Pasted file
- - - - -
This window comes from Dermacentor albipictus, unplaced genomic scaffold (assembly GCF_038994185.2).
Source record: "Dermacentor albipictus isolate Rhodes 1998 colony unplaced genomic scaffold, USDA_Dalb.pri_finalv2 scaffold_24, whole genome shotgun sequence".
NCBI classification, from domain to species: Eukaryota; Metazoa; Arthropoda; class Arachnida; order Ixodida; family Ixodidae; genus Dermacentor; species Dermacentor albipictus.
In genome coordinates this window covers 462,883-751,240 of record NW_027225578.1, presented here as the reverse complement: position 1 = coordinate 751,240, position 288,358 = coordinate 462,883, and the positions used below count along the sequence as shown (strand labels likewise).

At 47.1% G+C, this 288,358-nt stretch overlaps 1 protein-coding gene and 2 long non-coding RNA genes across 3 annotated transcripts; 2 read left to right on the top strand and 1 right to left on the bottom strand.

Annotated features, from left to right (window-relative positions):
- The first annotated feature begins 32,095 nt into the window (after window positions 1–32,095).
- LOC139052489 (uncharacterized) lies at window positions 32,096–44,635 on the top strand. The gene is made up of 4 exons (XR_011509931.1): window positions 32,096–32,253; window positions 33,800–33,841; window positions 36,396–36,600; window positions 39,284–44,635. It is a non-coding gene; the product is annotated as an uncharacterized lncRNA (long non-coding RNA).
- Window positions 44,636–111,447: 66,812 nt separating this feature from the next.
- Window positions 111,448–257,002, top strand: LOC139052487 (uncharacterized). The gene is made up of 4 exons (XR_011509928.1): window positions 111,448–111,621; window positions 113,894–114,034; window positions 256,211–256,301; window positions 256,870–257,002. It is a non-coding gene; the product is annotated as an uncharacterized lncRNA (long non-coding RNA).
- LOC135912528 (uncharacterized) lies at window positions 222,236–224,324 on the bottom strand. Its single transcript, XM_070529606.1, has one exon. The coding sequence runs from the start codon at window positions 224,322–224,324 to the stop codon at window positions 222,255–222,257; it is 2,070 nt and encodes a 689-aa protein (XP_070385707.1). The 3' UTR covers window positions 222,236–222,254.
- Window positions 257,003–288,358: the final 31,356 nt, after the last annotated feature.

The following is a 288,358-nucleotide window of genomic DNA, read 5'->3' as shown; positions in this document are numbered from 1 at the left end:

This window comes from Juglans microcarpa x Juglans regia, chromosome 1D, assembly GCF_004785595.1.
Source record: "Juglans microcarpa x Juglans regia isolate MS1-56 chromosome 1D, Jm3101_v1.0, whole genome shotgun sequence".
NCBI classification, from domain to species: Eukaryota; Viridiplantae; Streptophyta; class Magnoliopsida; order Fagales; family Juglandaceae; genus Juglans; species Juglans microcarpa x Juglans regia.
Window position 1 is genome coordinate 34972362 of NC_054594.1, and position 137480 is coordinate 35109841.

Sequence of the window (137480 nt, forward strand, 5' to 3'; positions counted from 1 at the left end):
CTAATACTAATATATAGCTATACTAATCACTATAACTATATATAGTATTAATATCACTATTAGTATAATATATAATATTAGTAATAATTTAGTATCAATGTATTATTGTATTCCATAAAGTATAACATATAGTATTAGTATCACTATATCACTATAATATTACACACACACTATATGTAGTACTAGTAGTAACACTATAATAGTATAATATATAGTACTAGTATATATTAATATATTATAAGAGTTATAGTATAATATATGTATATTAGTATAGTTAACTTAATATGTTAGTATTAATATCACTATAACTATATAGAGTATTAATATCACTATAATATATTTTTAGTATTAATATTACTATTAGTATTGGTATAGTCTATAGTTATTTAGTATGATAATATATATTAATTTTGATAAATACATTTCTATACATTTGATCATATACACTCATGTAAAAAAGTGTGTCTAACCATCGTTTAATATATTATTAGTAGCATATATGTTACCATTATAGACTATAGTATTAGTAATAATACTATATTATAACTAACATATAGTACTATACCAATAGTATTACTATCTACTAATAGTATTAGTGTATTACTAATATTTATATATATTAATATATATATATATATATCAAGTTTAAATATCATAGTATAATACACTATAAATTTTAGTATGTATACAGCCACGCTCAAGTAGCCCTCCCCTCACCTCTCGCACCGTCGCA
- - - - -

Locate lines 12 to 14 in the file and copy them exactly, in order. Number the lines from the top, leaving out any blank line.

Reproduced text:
- Window positions 257,003–288,358: the final 31,356 nt, after the last annotated feature.

The following is a 288,358-nucleotide window of genomic DNA, read 5'->3' as shown; positions in this document are numbered from 1 at the left end:

This window comes from Juglans microcarpa x Juglans regia, chromosome 1D, assembly GCF_004785595.1.